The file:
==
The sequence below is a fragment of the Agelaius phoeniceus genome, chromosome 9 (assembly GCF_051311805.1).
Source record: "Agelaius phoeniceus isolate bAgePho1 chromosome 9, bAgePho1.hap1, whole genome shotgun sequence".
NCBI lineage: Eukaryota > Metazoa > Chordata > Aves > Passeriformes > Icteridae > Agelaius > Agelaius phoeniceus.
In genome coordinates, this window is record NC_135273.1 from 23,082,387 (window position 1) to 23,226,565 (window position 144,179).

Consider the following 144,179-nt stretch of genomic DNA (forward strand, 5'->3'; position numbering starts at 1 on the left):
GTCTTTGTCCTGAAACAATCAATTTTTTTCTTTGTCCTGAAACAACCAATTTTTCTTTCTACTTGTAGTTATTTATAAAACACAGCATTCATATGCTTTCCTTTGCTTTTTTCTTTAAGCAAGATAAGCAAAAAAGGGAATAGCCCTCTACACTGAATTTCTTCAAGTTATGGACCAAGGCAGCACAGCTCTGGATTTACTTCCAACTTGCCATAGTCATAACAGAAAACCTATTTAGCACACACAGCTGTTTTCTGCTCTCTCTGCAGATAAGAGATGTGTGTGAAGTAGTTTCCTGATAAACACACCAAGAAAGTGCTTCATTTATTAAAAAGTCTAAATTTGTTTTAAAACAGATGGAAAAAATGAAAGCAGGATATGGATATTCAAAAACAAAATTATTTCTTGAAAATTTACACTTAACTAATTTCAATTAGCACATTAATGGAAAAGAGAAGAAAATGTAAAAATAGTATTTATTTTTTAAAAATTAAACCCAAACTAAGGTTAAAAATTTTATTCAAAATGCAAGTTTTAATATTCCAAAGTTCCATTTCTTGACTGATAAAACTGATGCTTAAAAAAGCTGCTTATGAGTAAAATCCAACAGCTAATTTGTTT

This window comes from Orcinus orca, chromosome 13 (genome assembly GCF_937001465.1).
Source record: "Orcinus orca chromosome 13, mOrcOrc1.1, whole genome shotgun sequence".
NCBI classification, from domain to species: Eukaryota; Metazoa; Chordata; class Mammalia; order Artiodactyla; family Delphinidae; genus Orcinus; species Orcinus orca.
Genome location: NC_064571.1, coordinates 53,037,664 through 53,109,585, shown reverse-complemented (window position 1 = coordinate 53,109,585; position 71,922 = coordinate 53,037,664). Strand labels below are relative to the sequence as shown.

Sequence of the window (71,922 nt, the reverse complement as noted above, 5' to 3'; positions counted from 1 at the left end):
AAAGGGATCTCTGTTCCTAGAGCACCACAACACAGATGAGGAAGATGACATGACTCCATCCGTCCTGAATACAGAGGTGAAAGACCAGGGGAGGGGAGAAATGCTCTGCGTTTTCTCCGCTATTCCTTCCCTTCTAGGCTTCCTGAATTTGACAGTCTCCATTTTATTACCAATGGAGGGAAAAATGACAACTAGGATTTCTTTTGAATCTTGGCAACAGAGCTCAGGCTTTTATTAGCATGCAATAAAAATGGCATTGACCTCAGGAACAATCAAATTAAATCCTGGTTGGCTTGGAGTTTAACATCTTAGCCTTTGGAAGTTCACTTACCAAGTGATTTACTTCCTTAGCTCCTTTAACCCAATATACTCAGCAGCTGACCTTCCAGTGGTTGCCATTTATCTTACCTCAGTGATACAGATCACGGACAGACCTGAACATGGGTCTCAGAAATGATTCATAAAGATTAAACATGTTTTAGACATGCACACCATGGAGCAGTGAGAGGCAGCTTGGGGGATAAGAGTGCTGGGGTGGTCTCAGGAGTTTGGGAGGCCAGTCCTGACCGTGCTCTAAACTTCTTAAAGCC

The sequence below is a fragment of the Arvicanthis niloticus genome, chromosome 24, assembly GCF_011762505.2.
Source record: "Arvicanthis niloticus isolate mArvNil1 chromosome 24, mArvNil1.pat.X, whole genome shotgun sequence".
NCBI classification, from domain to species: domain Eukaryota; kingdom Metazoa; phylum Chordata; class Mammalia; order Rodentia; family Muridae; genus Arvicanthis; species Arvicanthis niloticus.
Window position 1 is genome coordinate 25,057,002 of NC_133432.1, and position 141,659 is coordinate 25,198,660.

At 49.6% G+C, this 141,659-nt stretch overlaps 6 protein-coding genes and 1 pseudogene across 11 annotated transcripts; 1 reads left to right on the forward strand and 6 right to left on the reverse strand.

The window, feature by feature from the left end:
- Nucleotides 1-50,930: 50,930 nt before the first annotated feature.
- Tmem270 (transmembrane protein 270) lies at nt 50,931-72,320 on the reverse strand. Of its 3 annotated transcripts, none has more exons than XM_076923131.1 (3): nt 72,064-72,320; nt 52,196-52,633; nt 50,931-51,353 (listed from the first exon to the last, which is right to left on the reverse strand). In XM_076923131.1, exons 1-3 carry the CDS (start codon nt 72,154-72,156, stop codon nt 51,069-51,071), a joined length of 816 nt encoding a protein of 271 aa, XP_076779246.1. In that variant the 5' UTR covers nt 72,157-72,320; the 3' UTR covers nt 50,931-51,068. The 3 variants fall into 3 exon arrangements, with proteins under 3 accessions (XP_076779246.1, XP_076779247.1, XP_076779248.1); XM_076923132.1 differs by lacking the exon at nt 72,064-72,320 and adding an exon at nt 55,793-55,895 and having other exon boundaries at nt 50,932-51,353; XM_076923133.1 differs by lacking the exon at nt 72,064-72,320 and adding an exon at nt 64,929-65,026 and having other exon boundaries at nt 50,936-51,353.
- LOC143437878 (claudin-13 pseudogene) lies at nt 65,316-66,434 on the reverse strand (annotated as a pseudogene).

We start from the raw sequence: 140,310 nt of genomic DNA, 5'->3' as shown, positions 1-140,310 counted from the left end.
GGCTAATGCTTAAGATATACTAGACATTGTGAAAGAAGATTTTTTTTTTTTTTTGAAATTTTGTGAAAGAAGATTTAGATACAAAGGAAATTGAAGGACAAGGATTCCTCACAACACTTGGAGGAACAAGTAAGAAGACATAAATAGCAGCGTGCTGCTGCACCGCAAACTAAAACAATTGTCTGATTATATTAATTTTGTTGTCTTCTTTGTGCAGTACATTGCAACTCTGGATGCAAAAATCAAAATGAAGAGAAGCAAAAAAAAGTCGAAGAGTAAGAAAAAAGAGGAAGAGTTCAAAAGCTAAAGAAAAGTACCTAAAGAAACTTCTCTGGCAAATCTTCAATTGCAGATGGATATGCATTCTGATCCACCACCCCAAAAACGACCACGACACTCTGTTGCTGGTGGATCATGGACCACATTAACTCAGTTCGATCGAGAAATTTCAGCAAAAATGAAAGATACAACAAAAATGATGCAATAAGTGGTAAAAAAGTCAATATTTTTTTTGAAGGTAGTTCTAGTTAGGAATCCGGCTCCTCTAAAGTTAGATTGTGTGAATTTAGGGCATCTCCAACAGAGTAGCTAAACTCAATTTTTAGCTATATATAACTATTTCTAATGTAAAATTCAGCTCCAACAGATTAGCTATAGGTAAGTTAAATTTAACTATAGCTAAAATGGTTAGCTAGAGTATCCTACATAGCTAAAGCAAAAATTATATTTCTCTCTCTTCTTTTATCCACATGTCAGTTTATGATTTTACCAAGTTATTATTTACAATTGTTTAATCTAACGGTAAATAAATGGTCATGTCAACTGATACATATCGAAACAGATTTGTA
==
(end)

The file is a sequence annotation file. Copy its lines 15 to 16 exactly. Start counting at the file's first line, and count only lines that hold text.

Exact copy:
NCBI classification, from domain to species: domain Eukaryota; kingdom Metazoa; phylum Chordata; class Mammalia; order Rodentia; family Muridae; genus Arvicanthis; species Arvicanthis niloticus.
Window position 1 is genome coordinate 25,057,002 of NC_133432.1, and position 141,659 is coordinate 25,198,660.